Cadastral reform in Malaysia: A vision to the 2000s
Wan Aziz., Majid. K, Sahrum, S.
Department of Geomatic Engineering
Faculty of Engineering & Geoinformation Science
University Teknologi Malaysia,
81310 Skudai. Johor.Malaysia
Directorate of Surveying & Mapping,
Kuala Lumpur, Malaysia
Cadastral surveying aims at defining and guaranteeing legal property boundaries, and determining coordinates of all measured points to give information on the size and nature of land use. The role of a land registration system like the cadastre is specifically regulated by laws and other administrative rules and guidelines for a uniform implementation of the system. It will not be possible to design a cadastral system suitable for any case and any circumstances, especially the socio-economic basic conditions are different from country to country. The different forms of land tenure and the legal situation in this field will give the framework for a cadastral systems and how to carry out its technical features. On the other hand, the political circumstances are dictating the financial and personnel investment in the cadastral system The cadastral system in Malaysia is a system that provide more secure basis for land and property ownership. It consists of the surveying and recording mechanism in describing the cadastral information, for example boundary line (in the forms of bearing and distance), location and area of a given parcel of land (lot). The demarcation and delineation of the boundaries are also part of a cadastral survey aimed at defining the parcels on the ground and securing evidence for the re-establishment of the boundary if the marks disappeared.
The typical surveying technique adopted for the cadastral survey which capable of bearing (direction) and distance measurements is the survey equipment called total station (digital theodolite & electronic distance measuring unit). However, the main drawback of this conventional technique is that it requires intervisibility between control points, and this has restricted the productivity of the surveyed lots. Several drawbacks as well as the great demand for efficient and effective cadastral management have prompted various surveying and mapping authorities in the world (including Department of Surveying & Mapping, Malaysia - DSMM) to study the concept of 'Coordinated-based Cadastral System - CCS', see Boey and Hill, (1995), Barnes, et.al. (1996), McDaid, et.al., (1997) and Wong, K.S., (1999). The CCS means that 'bearing and distance' are derived legally from the final adjusted coordinates. Realising the needs of integrating the cadastral data with other map based information (all forms of spatial information)for GIS applications, the CCS has to be prevailed in the near future. The emphasis of the CCS concept is the geocentric datum, a single projection system for the whole country and the application of least squares adjustment procedure in the distribution of survey errors. At present, DSMM have already implemented the cadastral system in digital environment: Computer Assisted Land Survey System (CALS), Cadastral Database Management System (CDMS), the Computerized Land Registration System (CLRS) and National Infrastructure for Land Information System (NaLIS). Therefore, by implementing the CCS, it will opening up and integrate the benefits from advances of technologies into reality.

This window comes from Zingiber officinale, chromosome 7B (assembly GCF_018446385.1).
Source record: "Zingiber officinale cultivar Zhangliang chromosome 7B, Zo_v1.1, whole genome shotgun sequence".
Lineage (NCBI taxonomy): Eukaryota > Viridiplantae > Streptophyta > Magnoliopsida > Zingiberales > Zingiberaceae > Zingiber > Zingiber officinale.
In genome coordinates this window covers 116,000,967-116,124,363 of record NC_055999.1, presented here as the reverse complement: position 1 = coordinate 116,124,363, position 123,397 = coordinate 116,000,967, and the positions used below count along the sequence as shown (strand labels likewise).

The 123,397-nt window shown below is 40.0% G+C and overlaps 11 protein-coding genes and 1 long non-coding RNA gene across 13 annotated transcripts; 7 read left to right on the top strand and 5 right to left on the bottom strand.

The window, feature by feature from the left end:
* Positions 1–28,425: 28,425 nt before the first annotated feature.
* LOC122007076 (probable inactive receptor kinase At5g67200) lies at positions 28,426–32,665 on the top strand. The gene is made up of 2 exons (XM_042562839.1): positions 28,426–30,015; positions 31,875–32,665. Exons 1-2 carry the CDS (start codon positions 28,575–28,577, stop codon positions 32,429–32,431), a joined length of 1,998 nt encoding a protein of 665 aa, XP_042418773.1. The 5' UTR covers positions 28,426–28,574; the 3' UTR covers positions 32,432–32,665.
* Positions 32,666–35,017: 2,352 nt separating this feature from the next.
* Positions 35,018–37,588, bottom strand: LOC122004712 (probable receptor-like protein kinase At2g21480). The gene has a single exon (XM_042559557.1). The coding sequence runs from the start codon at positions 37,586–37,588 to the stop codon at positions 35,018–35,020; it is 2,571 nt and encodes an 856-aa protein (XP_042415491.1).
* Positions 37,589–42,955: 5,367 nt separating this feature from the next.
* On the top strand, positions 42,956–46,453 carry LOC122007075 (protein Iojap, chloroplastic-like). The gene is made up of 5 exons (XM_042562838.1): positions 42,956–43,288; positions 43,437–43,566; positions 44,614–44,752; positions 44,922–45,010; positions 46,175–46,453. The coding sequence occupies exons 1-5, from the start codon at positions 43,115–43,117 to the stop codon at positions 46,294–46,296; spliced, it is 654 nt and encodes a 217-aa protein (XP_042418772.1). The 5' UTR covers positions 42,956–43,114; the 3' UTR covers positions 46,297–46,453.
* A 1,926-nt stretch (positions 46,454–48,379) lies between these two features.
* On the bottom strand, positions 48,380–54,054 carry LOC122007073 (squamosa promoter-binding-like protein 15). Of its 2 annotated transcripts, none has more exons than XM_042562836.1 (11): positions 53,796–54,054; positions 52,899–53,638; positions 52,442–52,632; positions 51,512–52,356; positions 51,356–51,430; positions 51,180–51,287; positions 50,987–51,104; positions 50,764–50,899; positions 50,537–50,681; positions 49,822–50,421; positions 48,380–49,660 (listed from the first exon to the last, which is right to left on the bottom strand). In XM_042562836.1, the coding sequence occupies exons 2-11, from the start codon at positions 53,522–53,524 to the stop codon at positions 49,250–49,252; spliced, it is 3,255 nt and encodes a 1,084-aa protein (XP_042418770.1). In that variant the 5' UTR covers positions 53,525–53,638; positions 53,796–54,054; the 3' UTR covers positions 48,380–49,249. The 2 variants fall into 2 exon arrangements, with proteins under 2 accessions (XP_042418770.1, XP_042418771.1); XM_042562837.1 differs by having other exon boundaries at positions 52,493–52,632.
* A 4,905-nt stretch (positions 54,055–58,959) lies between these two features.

Several performance tests have been shown that the GPS technology efficiently provides users precise positions. Nowadays, by using modern GPS techniques such as Rapid-Static, Stop & Go and Real Time Kinematics (RTK), many points can be observed in a relatively short period of time with good accuracy as those obtainable by conventional EDM/Total Station surveying. These can increase productivity, reduce cost and manpower, and at the same time is capable to challenge the cadastre task. Furthermore, for multipurpose cadastre surveys, GPS positioning is a desirable and adequate method for establishing and strengthening the national and regional geodetic networks. Therefore, a move to introduce multipurpose coordinate-based cadastre using GPS technology has been under way in Malaysia, in recent years. One of the main advantage in CCS is that it facilitates the use of rapid spatial data acquisition, storage, processing procedure and management techniques, even though several issues unique to the GPS technology need also be addressed. This paper is concerned with the feasibility for implementing a nationwide Coordinated Cadastral Surveying (CCS) in Malaysia. Here, the performance of the GPS technology under the controlled conditions of the cadastral system is tested.